Custom live edge walnut desk in Acton

Custom live edge walnut desk in Acton

We find that a lot of our most involved designs are desks, I suspect because everyine works differently. Everyone’s office is different, and everyone uses different tools – computers, printers, calculators, sketchpads – in their work. A desk project is simultaneously more utilitarian and more personal that most dining tables, so we need to approach the design process with a lot of elements in mind. We do it well, and the results are desks like this one that fit the space and its use perfectly.

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Our assignment on this project was to create a new desktop that would fit the clients existing cabinet setup. Oftentimes a cabinet top is as simple as it gets – make a rectangle and drop it on. Not so here. Our client wanted a live edge, which meant that we needed to find slabs that would cover all the area we needed, but not a huge amount more, and the edges needed to be fairly regular. An overhang that varied from six inches to negative one simply wouldn’t do.

So we started with a template. By going into the space, taking careful measurements, and creating a template that followed the outline of the cabinets, we had a blueprint for what we needed the slabs to accomplish. It’s a simple thing, but essential; when we’re dealing with materials as beautiful and, let’s face it, expensive as these slabs, there isn’t much room for error. We can’t find out that the slab won’t quite fit after we buy it. Happily, our distributors are fantastic, and help us out by sketching out maps to our specifications on the slabs for our assessment.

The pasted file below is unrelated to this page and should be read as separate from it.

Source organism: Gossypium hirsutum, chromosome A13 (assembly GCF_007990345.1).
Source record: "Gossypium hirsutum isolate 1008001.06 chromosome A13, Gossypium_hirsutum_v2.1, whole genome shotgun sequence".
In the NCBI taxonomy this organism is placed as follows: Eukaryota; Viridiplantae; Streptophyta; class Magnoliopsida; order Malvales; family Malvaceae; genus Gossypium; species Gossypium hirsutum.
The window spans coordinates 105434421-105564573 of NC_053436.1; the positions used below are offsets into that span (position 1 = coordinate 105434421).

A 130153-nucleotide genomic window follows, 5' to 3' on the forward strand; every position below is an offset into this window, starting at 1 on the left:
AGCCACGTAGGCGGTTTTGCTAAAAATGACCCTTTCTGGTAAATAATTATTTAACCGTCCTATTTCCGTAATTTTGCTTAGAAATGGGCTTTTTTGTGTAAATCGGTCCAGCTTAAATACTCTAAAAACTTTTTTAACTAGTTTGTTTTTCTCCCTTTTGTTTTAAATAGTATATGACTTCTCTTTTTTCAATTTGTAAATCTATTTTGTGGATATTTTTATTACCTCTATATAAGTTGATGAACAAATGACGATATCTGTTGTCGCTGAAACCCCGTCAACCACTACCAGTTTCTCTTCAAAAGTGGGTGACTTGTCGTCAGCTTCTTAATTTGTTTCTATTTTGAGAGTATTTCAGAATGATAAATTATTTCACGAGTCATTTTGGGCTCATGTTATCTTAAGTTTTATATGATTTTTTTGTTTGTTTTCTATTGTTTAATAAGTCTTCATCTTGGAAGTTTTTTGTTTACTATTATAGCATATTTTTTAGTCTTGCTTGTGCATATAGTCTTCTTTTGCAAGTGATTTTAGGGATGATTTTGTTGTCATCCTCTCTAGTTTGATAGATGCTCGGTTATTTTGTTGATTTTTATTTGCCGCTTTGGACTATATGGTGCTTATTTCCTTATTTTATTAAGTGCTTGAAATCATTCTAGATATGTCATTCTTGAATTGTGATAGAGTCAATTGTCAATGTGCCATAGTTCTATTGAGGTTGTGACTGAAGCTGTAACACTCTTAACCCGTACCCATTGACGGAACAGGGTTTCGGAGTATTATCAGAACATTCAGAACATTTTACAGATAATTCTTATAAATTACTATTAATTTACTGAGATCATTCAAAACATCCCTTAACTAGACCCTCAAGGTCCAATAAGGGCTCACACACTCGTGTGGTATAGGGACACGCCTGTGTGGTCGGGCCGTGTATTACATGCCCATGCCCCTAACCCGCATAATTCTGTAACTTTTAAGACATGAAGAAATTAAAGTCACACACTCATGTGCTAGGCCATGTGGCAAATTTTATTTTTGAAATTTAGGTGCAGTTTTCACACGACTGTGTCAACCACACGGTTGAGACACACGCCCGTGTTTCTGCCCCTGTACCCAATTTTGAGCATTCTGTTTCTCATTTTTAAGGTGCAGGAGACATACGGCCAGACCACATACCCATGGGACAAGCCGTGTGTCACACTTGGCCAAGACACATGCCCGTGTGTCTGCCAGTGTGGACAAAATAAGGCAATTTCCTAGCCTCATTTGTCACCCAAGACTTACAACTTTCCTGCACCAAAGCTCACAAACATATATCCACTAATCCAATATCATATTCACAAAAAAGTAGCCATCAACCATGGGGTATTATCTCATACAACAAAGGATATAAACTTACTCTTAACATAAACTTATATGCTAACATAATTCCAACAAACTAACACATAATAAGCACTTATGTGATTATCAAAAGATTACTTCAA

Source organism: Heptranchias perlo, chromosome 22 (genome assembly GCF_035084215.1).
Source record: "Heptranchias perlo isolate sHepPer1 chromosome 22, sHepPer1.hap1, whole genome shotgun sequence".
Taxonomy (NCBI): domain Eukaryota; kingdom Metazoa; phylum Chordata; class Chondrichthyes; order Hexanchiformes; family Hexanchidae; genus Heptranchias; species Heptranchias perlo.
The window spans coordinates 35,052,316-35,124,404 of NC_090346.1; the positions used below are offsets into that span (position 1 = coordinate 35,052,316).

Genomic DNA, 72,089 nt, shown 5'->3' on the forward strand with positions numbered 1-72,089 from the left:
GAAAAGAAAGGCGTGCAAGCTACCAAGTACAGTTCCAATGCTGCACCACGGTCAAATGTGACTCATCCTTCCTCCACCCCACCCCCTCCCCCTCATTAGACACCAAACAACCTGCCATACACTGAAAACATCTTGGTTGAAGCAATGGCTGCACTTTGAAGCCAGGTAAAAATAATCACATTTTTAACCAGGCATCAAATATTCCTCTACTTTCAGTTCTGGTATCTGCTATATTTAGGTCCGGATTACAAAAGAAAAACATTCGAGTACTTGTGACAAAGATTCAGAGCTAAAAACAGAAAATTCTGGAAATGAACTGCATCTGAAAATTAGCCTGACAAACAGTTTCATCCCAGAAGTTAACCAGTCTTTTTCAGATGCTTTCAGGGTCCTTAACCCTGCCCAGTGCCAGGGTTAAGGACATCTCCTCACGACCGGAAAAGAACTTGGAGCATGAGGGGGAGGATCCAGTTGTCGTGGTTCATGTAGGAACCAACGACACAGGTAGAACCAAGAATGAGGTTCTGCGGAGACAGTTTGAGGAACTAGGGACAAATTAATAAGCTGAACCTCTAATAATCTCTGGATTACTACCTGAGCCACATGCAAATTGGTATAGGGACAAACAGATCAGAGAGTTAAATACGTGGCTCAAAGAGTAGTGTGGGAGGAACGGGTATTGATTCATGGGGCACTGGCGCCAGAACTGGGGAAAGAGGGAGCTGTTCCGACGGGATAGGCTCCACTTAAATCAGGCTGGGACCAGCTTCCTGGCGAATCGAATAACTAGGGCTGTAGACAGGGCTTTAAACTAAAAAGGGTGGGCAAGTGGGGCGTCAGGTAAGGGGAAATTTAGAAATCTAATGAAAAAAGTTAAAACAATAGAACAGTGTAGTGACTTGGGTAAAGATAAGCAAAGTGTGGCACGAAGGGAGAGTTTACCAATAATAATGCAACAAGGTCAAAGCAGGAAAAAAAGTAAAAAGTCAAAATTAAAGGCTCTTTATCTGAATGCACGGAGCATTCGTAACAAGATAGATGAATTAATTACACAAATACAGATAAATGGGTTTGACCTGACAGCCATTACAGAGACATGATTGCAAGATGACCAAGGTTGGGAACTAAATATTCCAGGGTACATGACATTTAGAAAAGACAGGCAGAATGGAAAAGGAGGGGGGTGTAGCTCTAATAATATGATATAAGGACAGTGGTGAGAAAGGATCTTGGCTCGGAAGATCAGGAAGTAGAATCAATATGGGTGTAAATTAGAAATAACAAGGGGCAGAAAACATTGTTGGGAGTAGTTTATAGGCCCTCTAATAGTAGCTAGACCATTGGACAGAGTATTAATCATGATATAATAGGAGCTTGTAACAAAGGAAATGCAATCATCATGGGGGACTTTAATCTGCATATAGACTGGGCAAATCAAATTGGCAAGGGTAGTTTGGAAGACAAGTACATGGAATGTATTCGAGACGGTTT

Functionality isn’t the only consideration, though; there’s also beauty. Once we knew the slabs had the surface area to do what we needed to, we started to think about how best to arrange them and show off their particular features. That meant having crotch grain, the most dramatic figure, in the ends and on the waterfall, where you’ll see it every time you walk into the room. So, we flipped the slabs, turned them around, and rearranged them in our minds – and on our computers – until we had a plan to be proud of.

Because this slab has a waterfall, there’s no easy way to walk it through a door. That’s ok, because at Cannon Hill we think ahead, and we took a full-sized mockup to the client’s house so we could plan our route into the office. That meant a slightly awkward, turning, twisting move through the front door and into the hallway. The mock-delivery told us how many sets of hands we’d need, and allowed us to practice the maneuver, and, most importantly, it assured us the desktop in fact would make it into the space in one piece.